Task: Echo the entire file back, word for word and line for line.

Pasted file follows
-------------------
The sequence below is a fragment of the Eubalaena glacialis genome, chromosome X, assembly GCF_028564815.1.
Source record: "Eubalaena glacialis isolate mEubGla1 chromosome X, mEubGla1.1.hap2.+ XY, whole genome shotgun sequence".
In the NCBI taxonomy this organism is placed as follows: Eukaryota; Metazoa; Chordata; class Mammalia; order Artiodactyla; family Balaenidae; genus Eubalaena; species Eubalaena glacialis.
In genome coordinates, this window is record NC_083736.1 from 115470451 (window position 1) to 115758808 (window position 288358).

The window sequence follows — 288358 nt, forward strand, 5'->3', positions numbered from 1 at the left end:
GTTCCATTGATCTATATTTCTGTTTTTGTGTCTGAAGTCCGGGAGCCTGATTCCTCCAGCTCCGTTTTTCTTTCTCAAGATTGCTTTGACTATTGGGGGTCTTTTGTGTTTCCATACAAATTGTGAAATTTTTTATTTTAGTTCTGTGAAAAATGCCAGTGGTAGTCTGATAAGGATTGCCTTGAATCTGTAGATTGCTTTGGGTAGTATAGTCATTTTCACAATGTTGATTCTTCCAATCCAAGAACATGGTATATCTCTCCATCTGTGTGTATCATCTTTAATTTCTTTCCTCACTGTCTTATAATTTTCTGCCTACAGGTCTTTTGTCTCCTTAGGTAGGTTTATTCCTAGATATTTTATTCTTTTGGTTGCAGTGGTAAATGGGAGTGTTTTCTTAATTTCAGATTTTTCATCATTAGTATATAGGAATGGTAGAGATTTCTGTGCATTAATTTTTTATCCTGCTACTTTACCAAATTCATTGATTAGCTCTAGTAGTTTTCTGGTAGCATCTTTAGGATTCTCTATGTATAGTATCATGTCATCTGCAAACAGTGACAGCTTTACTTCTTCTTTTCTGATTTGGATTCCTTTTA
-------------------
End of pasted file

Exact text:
The sequence below is a fragment of the Eubalaena glacialis genome, chromosome X, assembly GCF_028564815.1.
Source record: "Eubalaena glacialis isolate mEubGla1 chromosome X, mEubGla1.1.hap2.+ XY, whole genome shotgun sequence".
In the NCBI taxonomy this organism is placed as follows: Eukaryota; Metazoa; Chordata; class Mammalia; order Artiodactyla; family Balaenidae; genus Eubalaena; species Eubalaena glacialis.
In genome coordinates, this window is record NC_083736.1 from 115470451 (window position 1) to 115758808 (window position 288358).

The window sequence follows — 288358 nt, forward strand, 5'->3', positions numbered from 1 at the left end:
GTTCCATTGATCTATATTTCTGTTTTTGTGTCTGAAGTCCGGGAGCCTGATTCCTCCAGCTCCGTTTTTCTTTCTCAAGATTGCTTTGACTATTGGGGGTCTTTTGTGTTTCCATACAAATTGTGAAATTTTTTATTTTAGTTCTGTGAAAAATGCCAGTGGTAGTCTGATAAGGATTGCCTTGAATCTGTAGATTGCTTTGGGTAGTATAGTCATTTTCACAATGTTGATTCTTCCAATCCAAGAACATGGTATATCTCTCCATCTGTGTGTATCATCTTTAATTTCTTTCCTCACTGTCTTATAATTTTCTGCCTACAGGTCTTTTGTCTCCTTAGGTAGGTTTATTCCTAGATATTTTATTCTTTTGGTTGCAGTGGTAAATGGGAGTGTTTTCTTAATTTCAGATTTTTCATCATTAGTATATAGGAATGGTAGAGATTTCTGTGCATTAATTTTTTATCCTGCTACTTTACCAAATTCATTGATTAGCTCTAGTAGTTTTCTGGTAGCATCTTTAGGATTCTCTATGTATAGTATCATGTCATCTGCAAACAGTGACAGCTTTACTTCTTCTTTTCTGATTTGGATTCCTTTTA